357. Romanian Parliamentary Elections: New Alliances and Challenges

Jul 07, 2011
December 2008 - In December 2008, a friend in Bucharest sent me a message quoting a recent statement by an influential political commentator from the Romanian media. This columnist reminds me of the former spokesman for the Polish military junta in the 1980s, who has since become a very successful capitalist: Jerzy Urban. Urban is the editor of the weekly magazine Nie, which irreverently makes fun of everybody. In my mind, Urban is no hero, but is a former Communist Party lackey who turned into the transition's profiteering buffoon. So, I am referring here to somebody who is the equivalent of Urban in Romania, and his name is Ion Cristoiu. more

137. Troubled Economic Transitions In The Yugoslav Successor States

Jul 07, 2011
May 1997 - The successor states to the former Yugoslavia may be unanimous in their opposition to any political project even hinting at its recreation, but they still face a set of surprisingly common economic problems. (On the emergence of the successor states from the collapse of Yugoslavia, see Yugoslavia and After: A Study in Fragmentation, Despair, and Rebirth, edited by David A. Dyker and Ivan Vojvoda [New York: Longman, 1996].) For one, there is the obvious absence of the economic boom that a postwar recovery period often generates. As a partial solution, business enterprises are turning back toward their nearest neighbors, their former compatriots. Even this movement faces two further problems. First, their transitions to a market economy based on private enterprise are in the best case half-finished and have in the worst cases created new vested interests grounded in political power and corruption. Second, while private entrepreneurship has indeed grown apace, its enterprises are typically too small or too closely linked to political or outright criminal networks to press effectively, from below, for a legal market framework. more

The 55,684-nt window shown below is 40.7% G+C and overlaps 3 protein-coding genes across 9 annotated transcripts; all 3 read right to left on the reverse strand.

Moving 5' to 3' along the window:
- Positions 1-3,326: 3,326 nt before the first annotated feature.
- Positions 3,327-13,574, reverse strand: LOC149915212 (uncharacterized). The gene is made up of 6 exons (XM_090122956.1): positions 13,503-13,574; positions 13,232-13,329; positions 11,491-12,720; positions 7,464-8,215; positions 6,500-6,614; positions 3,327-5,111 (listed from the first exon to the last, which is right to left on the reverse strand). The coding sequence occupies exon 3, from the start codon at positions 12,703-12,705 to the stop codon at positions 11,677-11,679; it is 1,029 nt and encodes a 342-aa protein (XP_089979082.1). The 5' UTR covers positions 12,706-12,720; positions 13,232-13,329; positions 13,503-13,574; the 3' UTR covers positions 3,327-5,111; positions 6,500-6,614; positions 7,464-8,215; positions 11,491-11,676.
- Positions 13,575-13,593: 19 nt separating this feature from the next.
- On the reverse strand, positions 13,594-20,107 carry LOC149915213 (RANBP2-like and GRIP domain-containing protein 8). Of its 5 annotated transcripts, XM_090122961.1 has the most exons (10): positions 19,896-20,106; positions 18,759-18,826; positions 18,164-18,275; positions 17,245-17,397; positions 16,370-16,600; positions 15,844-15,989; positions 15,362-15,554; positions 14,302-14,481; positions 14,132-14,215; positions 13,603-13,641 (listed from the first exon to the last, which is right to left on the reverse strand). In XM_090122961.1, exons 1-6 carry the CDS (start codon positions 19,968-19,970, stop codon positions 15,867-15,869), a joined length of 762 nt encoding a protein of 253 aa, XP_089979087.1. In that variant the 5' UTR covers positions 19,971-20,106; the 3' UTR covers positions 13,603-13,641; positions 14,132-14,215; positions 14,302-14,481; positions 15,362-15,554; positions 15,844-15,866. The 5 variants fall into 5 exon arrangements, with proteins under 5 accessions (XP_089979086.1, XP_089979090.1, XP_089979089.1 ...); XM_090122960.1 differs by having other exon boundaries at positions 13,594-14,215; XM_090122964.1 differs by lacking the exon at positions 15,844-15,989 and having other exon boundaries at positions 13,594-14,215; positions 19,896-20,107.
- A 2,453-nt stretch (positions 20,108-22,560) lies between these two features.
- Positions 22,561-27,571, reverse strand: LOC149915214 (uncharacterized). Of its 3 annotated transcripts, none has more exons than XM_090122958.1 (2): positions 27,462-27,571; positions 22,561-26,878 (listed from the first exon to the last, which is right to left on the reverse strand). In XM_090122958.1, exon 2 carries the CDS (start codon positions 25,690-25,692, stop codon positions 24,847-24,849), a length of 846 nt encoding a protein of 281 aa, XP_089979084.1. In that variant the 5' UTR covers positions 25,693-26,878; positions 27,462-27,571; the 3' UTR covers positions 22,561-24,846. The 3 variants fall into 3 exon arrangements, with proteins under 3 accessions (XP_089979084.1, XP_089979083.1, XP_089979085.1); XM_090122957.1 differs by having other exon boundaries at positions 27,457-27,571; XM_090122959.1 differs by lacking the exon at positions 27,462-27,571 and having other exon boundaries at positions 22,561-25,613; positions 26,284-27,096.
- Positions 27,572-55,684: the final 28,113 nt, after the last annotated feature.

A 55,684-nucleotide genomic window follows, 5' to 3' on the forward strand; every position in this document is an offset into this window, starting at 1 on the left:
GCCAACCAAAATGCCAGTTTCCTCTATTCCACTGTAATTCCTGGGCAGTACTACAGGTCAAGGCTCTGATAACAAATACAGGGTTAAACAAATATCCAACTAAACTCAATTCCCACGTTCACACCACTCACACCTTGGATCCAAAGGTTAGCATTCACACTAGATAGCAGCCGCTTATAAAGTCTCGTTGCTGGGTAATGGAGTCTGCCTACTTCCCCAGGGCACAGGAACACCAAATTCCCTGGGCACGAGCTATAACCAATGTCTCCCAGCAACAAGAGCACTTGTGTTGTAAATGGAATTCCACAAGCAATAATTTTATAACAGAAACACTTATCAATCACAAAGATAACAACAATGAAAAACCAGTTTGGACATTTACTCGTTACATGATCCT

223. Restarting U.S. - Yugoslav Relations

Jul 07, 2011
January 2001- Three months ago the whole world was relieved when Slobodan Milosevic, Serbia's ruler for the past thirteen years, was removed from power. The opposition won the election but it is the people who went to the streets, willing to risk their very lives, who are the real victor and nobody must forget that including the new government. The Serbian population was fed up with failed promises and patriotic slogans and had enough of the isolation and everyday misery which it had to endure for over a decade. Most importantly, they wanted to reclaim their lives and the future of their children. more

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Dialogue

The Future of Higher Education

Mar 26, 2014Apr 02, 2014

Jeff Abernathy and Richard Morrill discuss how colleges and universities are dealing with rapidly rising costs and how the United States can still compete for students in a globalized environment.